I’ve just bought a couple of the ridiculously cheap DECA MAX10 dev boards from Arrow and one of the first projects I attempted to port to it gave me an error message I wasn’t expecting:
Error (276003): Cannot convert all sets of registers into
RAM megafunctions when creating nodes. The resulting number
of registers remaining in design exceeds the number of
registers in the device...
Hmmm, OK, what’s going on here? For some reason the ROM in my project isn’t getting recognised and implemented as initialised block RAM – what gives?
It occurred to me recently that there is a lot of history in the Minimig project, with many people making important contributions over the course of some 15 years.
It also occurred to me that as developers come and go, and new users encounter the latest Minimig cores without having seen what came before, there’s a real danger that some of that history will be forgotten.
I’ve just released an updated version of the MinimigAGA core for all three of my current target platforms – TC64 version 1, TC64 version 2, and MiST.
The core doesn’t have 100% feature parity between the three platforms, since the MiST has an onboard microcontroller to handle input and storage, while the Chameleon doesn’t. Having to implement an equivalent microcontroller in the FPGA makes some things harder – but other things easier.
For this reason, this time around the TC64 ports have a feature not yet available on MiST – experimental floppy drive sounds. To enable this, simply copy the drivesnd.bin file onto the SD card. If you don’t like it, just delete the file again – there isn’t (yet) a way to turn it on and off from the menus.
Other changes this time include the addition of a very basic LED Audio filter implementation – not accurate, but just good enough to make the going-through-tunnels sound effect in Lotus II work, and Slingshot on Atari-Forum has put some hard work into debugging the CPU core, and found an issue with stack frames which was preventing certain Graftgold games from working in ‘020 mode. His fixes to the CPU are included.
I’ve also made some timing tweaks on all three platforms so that all of them build with clean timing reports.
Turbo Chameleon 64 users can find the latest version of the core here
MiST users can find the latest version of the Minimig core at the official MiST binaries repository.
After porting the MiST’s Minimig core to the Turbo Chameleon 64, I spent happy few weeks adding extra features including, most notably, RTG support. A number of people have kindly supported me in this endeavour, both directly via PayPal and also on Patreon – and I’m very grateful for this support.
None of this would have been possible without building upon the MiST’s AGA core, though, so it seems only right that I should port my improvements back to the MiST.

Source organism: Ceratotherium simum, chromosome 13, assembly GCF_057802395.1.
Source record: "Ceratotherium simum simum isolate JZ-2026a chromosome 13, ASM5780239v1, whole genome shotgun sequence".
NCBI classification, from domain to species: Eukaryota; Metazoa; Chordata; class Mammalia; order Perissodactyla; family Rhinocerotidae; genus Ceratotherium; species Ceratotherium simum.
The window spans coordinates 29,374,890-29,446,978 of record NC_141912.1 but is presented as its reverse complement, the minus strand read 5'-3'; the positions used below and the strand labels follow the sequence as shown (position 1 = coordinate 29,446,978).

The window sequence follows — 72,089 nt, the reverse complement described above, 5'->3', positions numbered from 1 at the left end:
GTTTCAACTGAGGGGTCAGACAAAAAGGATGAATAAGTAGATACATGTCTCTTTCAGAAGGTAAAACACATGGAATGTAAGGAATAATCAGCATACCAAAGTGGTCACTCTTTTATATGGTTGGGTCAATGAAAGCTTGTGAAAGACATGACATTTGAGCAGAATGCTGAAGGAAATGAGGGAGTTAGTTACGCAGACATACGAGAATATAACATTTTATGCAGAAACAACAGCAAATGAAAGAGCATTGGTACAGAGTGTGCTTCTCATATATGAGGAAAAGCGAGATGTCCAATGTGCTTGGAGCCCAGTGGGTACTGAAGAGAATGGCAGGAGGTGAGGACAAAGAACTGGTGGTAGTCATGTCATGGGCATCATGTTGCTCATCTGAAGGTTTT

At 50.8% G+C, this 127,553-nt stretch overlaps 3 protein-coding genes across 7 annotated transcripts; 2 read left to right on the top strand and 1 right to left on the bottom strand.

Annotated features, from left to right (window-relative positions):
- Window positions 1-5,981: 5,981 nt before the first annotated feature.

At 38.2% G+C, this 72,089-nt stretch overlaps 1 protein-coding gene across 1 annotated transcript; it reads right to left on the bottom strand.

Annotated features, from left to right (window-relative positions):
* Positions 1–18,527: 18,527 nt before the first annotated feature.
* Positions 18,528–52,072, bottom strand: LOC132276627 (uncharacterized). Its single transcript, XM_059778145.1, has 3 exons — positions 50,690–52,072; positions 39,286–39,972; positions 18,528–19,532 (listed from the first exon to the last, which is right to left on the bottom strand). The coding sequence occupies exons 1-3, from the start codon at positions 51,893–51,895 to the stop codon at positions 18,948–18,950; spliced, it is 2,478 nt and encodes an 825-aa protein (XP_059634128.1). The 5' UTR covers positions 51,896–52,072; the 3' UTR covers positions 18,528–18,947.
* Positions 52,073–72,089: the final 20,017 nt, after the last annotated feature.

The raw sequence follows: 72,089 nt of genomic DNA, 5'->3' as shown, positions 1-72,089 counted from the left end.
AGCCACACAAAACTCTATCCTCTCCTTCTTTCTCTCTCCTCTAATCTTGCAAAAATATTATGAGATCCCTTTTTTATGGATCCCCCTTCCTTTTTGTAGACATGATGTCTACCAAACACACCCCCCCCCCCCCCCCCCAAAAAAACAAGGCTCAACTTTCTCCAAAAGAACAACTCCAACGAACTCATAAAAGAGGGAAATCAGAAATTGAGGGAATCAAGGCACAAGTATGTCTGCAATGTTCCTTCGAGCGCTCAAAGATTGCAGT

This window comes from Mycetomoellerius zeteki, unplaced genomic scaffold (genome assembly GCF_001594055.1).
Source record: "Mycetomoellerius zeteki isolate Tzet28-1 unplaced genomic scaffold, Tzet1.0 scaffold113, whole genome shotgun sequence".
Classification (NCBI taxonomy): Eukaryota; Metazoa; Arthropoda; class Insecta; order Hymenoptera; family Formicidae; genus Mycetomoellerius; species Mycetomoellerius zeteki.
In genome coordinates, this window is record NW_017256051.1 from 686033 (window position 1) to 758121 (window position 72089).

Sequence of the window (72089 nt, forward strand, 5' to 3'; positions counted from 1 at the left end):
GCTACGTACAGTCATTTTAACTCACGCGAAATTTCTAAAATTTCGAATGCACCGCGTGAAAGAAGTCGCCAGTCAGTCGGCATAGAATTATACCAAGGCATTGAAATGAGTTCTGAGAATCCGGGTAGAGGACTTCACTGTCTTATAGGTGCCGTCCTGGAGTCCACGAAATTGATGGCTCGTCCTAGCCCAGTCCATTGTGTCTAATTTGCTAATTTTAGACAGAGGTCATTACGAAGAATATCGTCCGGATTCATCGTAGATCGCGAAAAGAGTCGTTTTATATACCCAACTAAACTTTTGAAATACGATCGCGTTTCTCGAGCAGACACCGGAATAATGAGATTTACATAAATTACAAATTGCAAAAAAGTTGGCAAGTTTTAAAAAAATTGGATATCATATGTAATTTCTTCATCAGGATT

If it’s seemed quiet here lately, that’s because I’ve been hard at work improving the Turbo Chameleon 64 ports of the Minimig core.
The two main features added since the last release are an experimential implementation of the Akiko Chunky-to-Planar converter which can be used by a handful of games to increase video performance, and an experimental P96 retargetable graphics driver.
The EightThirtyTwo ISA – Part 22 – 2020-05-04
What better way to celebrate Star Wars Day than with a multi-CPU code density shoot-out?! (Well, OK, most people can probably name a dozen better ways without even trying – but this is how I’m choosing to spend it!)
I was curious to know just how well the code density of EightThirtyTwo code generated by the VBCC backend stacks up against other architectures, so I compiled a fixed codebase, namely the OSD control module from one of the many Minimig variants, targetting 832, m68k, MIPS, OpenRISC, RISC-V ARM, and even i386 and x86-64. The results make for interesting reading…
The EightThirtyTwo ISA – Part 21 – 2020-04-12
One facility that’s so far been sorely missing from the EigthThirtyTwo CPU is any form of provision for on-chip debugging. That is about to change!
The EightThirty Two ISA – Part 20 – 2020-04-03
I’m continuing to make gradual improvements to the EightThirtyTwo toolchain, and over the last few days I’ve given my attention to linker libraries, and endian issues.
While I initially intended EightThirtyTwo to be a big endian CPU, it occurred to me early on that I could make endian-ness configurable with a generic parameter. This I did, and having set that “littleendian” parameter to “true” for testing, I never actually changed it back, so all my testing over the last few months has actually been in little endian mode!
Over the last few days I’ve been attempting to replace the OpenRisc control CPU within the DE1 and DE2 Minimig cores with EightThirtyTwo – and it’s fighting me every step of the way!
Firstly, why do I want to do this? It’s a long story…
The EightThirtyTwo ISA – Part 19 – 2020-03-25
One my main goals when starting the EightThirtyTwo project was to minimise the amount of block RAM I needed to devote to firmware; indeed, this was even more of a goal than was raw speed.
So how does the architecture measure up to that goal?